issue in a “holistic manner”. “Why not
ban construction,” he said, alluding to the fact that there are a lot more
industries and activities that are causing pollution and banning them was not
the solution. “I find it amazing that diesel vehicle is made culprit,” he said.
“One can say banning diesel will improve the air quality in Delhi but we have
to look at many more things and look at it in a holistic manner. If we were to
ban things then many things can be banned to improve air quality. Why not ban
construction? If you ban construction then air quality will also improve. It is
a ridiculous thing to do but I am just making a point,” he said.
Dr Goenka said the debate on pollution was not new and in
fact started in 1999 when the Supreme Court made it clear that no distinction
was to be made between diesel and petrol fuel when it came to curbing
pollution. “In 1999 an application was made to the Supreme Court to ban diesel
vehicles in Delhi and the court made a decision that we implement emission
norms and not look at the fuel diesel or petrol. The court said that BS II
norms should be implemented immediately for diesel and petrol. Therefore the
question of differentiating diesel and petrol was kind of settled by the
Supreme Court in 1999. Since then the emission norms were made tighter for both
diesel and petrol and therefore Idon’t know why once again diesel is being
looked at as the culprit even thought the vehicles sold today are meeting all
the emission norms being prescribed by the Government of India,” he pointed
Commenting on a partly published report brought out by
IIT Kanpur commissioned by the Delhi Government that said passenger vehicles
contribute 4pc PM in Delhi, Dr Goenka noted that “out this 4pc as per our
calculations 85pc is coming from pre BS IV vehicles. That means BS IV
contributes only 0.5pc of the total PM load in Delhi. Once we have a ban on BS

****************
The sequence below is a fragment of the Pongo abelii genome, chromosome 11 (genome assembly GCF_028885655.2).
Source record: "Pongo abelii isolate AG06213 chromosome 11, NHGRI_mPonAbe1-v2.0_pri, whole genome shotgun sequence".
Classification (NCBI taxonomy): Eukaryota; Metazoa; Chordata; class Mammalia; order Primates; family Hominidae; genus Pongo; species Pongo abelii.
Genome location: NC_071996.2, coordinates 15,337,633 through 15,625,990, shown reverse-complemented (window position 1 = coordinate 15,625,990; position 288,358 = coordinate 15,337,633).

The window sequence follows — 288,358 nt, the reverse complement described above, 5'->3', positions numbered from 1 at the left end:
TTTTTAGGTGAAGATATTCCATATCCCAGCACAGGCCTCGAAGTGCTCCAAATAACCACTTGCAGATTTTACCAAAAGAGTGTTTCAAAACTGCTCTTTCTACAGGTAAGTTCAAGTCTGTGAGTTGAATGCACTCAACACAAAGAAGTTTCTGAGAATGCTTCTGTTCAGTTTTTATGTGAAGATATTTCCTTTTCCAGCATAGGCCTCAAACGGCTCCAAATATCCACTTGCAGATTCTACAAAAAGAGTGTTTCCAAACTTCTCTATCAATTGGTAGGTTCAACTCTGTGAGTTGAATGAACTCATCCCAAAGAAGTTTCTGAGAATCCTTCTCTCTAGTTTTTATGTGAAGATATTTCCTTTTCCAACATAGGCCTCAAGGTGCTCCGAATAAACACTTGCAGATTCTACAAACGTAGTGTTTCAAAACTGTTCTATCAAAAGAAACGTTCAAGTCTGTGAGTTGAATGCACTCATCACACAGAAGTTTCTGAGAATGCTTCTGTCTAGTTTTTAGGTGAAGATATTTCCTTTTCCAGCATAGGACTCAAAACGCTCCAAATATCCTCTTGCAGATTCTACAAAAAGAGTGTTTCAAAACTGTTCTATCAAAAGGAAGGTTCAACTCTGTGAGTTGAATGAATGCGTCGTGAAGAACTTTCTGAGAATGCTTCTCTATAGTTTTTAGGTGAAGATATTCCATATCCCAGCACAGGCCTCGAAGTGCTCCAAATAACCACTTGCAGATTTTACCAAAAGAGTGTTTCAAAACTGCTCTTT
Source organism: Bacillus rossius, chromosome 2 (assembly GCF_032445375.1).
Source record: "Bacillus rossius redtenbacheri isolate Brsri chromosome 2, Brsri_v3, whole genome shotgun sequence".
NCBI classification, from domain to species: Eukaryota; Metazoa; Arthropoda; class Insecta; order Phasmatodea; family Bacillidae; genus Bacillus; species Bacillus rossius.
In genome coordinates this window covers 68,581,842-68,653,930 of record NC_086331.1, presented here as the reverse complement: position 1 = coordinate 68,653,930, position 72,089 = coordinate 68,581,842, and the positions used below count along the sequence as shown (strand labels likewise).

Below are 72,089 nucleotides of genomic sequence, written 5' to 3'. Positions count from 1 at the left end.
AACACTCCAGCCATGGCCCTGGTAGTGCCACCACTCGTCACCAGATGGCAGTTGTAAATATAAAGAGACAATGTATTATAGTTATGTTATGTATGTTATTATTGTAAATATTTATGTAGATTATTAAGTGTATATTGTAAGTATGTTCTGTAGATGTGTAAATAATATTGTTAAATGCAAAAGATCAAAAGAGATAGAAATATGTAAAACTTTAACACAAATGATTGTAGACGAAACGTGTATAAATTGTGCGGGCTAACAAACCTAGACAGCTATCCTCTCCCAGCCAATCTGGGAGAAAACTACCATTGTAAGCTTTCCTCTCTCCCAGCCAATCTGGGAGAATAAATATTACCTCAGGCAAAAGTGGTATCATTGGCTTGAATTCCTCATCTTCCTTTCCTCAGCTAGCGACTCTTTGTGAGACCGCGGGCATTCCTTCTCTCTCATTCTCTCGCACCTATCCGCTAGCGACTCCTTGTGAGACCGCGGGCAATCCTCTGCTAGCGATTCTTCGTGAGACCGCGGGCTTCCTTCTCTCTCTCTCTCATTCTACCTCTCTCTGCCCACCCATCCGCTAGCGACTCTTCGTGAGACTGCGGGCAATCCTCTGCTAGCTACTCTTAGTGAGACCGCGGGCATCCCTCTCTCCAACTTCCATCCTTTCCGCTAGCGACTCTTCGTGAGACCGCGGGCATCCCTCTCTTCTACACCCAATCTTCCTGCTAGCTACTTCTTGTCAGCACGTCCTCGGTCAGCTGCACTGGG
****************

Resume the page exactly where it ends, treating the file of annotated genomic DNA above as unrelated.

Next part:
IV vehicles and if we continue with the older vehicles, the air quality gets
worse. The fact is that for every five BS IV vehicles that come to the road if
one pre 2000 vehicle is removed from the road we are PM neutral”.
“In COP 21 our Prime Minister has made a strong appeal to
climate justice and India has committed to 33pc reduction in carbon emission by
2030. Now we all know and have established that diesel vehicles are 20pc more
appreciated when it comes to CO2 emissions. Are you going to completely ignore
that aspect of diesel fuel when climate justice is what has been stated as our
objective by our honourable Prime Minister?
Yes we have an air quality problem in Delhi and the industry has to work
with the regulators and authorities to help solve the problem and we have
worked for the last fifteen years and have been working to reduce emissions in
our vehicles but I find it somewhat amazing that the whole blame today is
coming on diesel vehicles and have been made the culprit for everything wrong
happening in the environment,” he noted.
Dr Goenka stated that consultation will find a solution
and this has to be done in a manner that “we take in consideration all aspects
and not just air quality in Delhi and not single out one villain. This creates
a problem for the industry and consumers buying diesel vehicles”.